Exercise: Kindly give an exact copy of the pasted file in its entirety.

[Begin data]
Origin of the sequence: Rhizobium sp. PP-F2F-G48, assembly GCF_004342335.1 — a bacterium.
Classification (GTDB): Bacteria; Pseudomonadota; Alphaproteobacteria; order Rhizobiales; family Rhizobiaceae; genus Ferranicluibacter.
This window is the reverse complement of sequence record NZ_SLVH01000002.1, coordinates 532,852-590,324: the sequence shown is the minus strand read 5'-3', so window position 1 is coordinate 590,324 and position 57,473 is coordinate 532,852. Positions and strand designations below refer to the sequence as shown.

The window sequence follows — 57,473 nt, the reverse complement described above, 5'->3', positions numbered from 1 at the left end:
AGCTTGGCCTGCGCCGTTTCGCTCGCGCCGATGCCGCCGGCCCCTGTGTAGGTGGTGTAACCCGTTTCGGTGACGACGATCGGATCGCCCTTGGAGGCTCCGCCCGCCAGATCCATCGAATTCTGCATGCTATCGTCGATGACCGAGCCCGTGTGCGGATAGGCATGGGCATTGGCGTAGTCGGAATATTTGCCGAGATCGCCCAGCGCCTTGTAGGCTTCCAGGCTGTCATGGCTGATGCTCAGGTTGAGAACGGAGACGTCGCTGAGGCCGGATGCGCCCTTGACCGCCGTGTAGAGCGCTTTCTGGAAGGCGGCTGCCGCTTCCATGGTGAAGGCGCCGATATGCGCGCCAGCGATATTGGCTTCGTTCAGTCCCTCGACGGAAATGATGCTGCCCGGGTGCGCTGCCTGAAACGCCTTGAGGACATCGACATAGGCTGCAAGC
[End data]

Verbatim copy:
Origin of the sequence: Rhizobium sp. PP-F2F-G48, assembly GCF_004342335.1 — a bacterium.
Classification (GTDB): Bacteria; Pseudomonadota; Alphaproteobacteria; order Rhizobiales; family Rhizobiaceae; genus Ferranicluibacter.
This window is the reverse complement of sequence record NZ_SLVH01000002.1, coordinates 532,852-590,324: the sequence shown is the minus strand read 5'-3', so window position 1 is coordinate 590,324 and position 57,473 is coordinate 532,852. Positions and strand designations below refer to the sequence as shown.

The window sequence follows — 57,473 nt, the reverse complement described above, 5'->3', positions numbered from 1 at the left end:
AGCTTGGCCTGCGCCGTTTCGCTCGCGCCGATGCCGCCGGCCCCTGTGTAGGTGGTGTAACCCGTTTCGGTGACGACGATCGGATCGCCCTTGGAGGCTCCGCCCGCCAGATCCATCGAATTCTGCATGCTATCGTCGATGACCGAGCCCGTGTGCGGATAGGCATGGGCATTGGCGTAGTCGGAATATTTGCCGAGATCGCCCAGCGCCTTGTAGGCTTCCAGGCTGTCATGGCTGATGCTCAGGTTGAGAACGGAGACGTCGCTGAGGCCGGATGCGCCCTTGACCGCCGTGTAGAGCGCTTTCTGGAAGGCGGCTGCCGCTTCCATGGTGAAGGCGCCGATATGCGCGCCAGCGATATTGGCTTCGTTCAGTCCCTCGACGGAAATGATGCTGCCCGGGTGCGCTGCCTGAAACGCCTTGAGGACATCGACATAGGCTGCAAGC